In 1993, the U.S. Congress officially apologized to the kanaka maoli people and as soon as Pres Clinton signed the Joint Resolution (PL 103-150), kanaka maoli groups took the apology to the UN to demand Hawaii be given back to those American citizens who are in any way related to the original native Hawaiian people, even with blood quantities as low as 1%. These citizens who would receive an enormous transfer of wealth if they were declared to be the legal owners of the Hawaiian islands or even if they were designated as a native American tribe. They are not in any way living tribally, most have regular old middle class lives with big SUVs, big screen TV and a nice house on a tropical island. Many are very wealthy and don't even live on the island of Hawaii. The ancestors they claim had land stolen from them never actually owned land, they were subjects to a monarchy that ran their lives, owned the islands and made and enforced social rules. But because of kanaka maoli demands, the state of Hawaii already spends about $20 Million a year on "native Hawaiian" programs that are ethnic based instead of need based. The federal government spends even more. That means that an immigrant family from the Philippines who work 2-3 jobs to pay the rent and feed their kids, who live crammed into an apartment with yet another Filipino family now have to pay taxes for programs that could be directed toward disadvantaged poor Filipinos or any of the other Pacific Islanders, but instead are targeted toward so-called "Native Hawaiians" regardless of their financial needs. These programs range from helping kanaka maoli buy homes, free college, inexpensive housing, even bus service to school while other ethnicities have to walk! Shouldn't any kid get a bus ride to school? Nope, too expensive for the school districts, but there's this other pool of public money that can be used for kanaka maoli kids, so they can get bus rides on the public's dime. Why should the poor Samoan kids have to walk when the bus comes right down their street? Programs that target specific ethnic groups are problematic and unfair to disadvantaged people in other ethnic groups. Period.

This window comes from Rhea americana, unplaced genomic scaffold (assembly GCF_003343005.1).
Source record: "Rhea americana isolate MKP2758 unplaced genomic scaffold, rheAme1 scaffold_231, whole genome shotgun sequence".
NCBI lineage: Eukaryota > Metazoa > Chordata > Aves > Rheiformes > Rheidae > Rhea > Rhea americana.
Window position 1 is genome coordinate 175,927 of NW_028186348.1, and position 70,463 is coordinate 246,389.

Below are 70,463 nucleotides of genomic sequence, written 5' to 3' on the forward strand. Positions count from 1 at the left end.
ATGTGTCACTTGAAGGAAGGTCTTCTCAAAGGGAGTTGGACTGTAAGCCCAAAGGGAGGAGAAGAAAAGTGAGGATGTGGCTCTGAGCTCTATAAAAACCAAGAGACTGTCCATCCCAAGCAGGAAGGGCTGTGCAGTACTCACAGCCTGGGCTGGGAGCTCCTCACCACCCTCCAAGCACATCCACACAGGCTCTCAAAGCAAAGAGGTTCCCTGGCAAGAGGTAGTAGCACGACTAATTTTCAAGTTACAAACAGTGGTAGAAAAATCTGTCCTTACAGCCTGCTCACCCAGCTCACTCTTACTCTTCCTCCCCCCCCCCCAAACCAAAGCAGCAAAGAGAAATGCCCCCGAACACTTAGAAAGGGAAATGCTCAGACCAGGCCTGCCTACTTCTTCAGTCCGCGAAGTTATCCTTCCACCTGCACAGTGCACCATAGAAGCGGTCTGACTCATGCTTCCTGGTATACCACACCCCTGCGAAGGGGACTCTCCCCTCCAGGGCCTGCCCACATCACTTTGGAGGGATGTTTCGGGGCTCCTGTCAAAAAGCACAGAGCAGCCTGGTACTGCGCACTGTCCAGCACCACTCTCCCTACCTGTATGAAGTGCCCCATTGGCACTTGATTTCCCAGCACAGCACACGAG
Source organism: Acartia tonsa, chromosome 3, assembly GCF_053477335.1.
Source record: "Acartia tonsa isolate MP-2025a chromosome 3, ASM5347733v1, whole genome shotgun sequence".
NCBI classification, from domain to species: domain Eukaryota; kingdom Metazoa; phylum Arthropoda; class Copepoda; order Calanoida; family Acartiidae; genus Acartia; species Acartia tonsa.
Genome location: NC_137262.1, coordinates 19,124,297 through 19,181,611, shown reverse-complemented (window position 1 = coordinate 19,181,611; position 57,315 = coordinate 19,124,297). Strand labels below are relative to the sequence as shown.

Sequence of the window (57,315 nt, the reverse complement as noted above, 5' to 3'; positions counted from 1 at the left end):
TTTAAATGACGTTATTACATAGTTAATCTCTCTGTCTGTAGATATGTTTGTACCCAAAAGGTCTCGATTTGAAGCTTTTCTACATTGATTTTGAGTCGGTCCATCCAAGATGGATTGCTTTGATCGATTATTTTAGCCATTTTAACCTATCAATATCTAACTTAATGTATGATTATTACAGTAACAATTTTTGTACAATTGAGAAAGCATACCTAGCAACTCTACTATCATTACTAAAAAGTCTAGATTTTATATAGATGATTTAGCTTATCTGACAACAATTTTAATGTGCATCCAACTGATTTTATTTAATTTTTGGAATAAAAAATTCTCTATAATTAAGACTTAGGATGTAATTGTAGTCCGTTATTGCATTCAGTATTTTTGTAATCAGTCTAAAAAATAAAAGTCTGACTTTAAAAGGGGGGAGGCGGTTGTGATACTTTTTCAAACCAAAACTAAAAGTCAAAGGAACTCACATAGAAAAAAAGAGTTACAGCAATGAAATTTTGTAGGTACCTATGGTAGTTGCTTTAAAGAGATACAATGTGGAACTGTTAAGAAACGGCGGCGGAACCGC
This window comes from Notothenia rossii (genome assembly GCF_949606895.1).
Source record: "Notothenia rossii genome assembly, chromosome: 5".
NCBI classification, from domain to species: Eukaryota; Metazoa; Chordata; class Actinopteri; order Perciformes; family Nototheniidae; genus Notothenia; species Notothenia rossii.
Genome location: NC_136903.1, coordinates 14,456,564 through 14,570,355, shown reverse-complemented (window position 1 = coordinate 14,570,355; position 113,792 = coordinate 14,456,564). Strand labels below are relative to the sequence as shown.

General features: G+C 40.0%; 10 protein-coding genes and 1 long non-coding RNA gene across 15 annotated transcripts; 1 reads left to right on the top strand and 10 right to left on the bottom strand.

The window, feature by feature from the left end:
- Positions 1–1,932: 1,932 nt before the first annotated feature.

In the end, the best way to change racist attitudes is to stop pitting different ethnic groups against each other. That can't be done until whites get over their white guilt.


    Yep, (none / 0) (#16)
    by sarcastic unnamed one on Wed Jul 29, 2009 at 04:03:48 PM EST
    it ain't nearly as simple as some think it is.

    Leonard Peltier (5.00 / 2) (#5)
    by Dadler on Tue Jul 28, 2009 at 06:33:04 PM EST
    Absolutely no one who reads the definitive book on this case, IN THE SPIRIT OF CRAZY HORSE by Peter Mathiessen, and/or sees the definitive documentary on it, INCIDENT AT OGLALA, can come away with anything but the conviction that Peltier's conviction was anything other than fraudulent and a disgrace to our "justice" system.

    Absolutely (5.00 / 1) (#10)
    by ruffian on Tue Jul 28, 2009 at 07:14:00 PM EST
    That book was the one that opened my young eyes to the fact that the police and FBI will flat out make things up. Doesn't mean they always do, but it always must be considered a possibility. Wonderful book that influenced me a lot.

    I'm sorry the chances do not look good for Peltier's release.